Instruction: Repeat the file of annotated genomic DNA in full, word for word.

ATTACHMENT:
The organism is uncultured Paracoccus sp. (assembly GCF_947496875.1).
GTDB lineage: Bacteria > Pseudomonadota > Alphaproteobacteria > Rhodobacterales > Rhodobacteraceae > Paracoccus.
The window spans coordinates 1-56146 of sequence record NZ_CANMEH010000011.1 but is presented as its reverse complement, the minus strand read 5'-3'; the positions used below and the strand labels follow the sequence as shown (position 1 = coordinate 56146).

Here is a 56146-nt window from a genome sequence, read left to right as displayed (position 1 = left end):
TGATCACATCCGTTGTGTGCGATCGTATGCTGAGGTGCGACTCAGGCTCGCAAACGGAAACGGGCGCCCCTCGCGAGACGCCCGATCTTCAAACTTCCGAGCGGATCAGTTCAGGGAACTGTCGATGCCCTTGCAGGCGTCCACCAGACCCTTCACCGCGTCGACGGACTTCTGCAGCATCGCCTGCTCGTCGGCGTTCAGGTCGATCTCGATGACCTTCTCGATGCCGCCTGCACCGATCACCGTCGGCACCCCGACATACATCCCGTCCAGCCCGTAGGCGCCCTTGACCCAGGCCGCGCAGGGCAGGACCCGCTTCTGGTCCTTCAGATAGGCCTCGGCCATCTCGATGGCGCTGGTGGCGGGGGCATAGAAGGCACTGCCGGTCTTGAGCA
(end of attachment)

The organism is uncultured Paracoccus sp. (assembly GCF_947496875.1).
GTDB lineage: Bacteria > Pseudomonadota > Alphaproteobacteria > Rhodobacterales > Rhodobacteraceae > Paracoccus.
The window spans coordinates 1-56146 of sequence record NZ_CANMEH010000011.1 but is presented as its reverse complement, the minus strand read 5'-3'; the positions used below and the strand labels follow the sequence as shown (position 1 = coordinate 56146).

Here is a 56146-nt window from a genome sequence, read left to right as displayed (position 1 = left end):
TGATCACATCCGTTGTGTGCGATCGTATGCTGAGGTGCGACTCAGGCTCGCAAACGGAAACGGGCGCCCCTCGCGAGACGCCCGATCTTCAAACTTCCGAGCGGATCAGTTCAGGGAACTGTCGATGCCCTTGCAGGCGTCCACCAGACCCTTCACCGCGTCGACGGACTTCTGCAGCATCGCCTGCTCGTCGGCGTTCAGGTCGATCTCGATGACCTTCTCGATGCCGCCTGCACCGATCACCGTCGGCACCCCGACATACATCCCGTCCAGCCCGTAGGCGCCCTTGACCCAGGCCGCGCAGGGCAGGACCCGCTTCTGGTCCTTCAGATAGGCCTCGGCCATCTCGATGGCGCTGGTGGCGGGGGCATAGAAGGCACTGCCGGTCTTGAGCA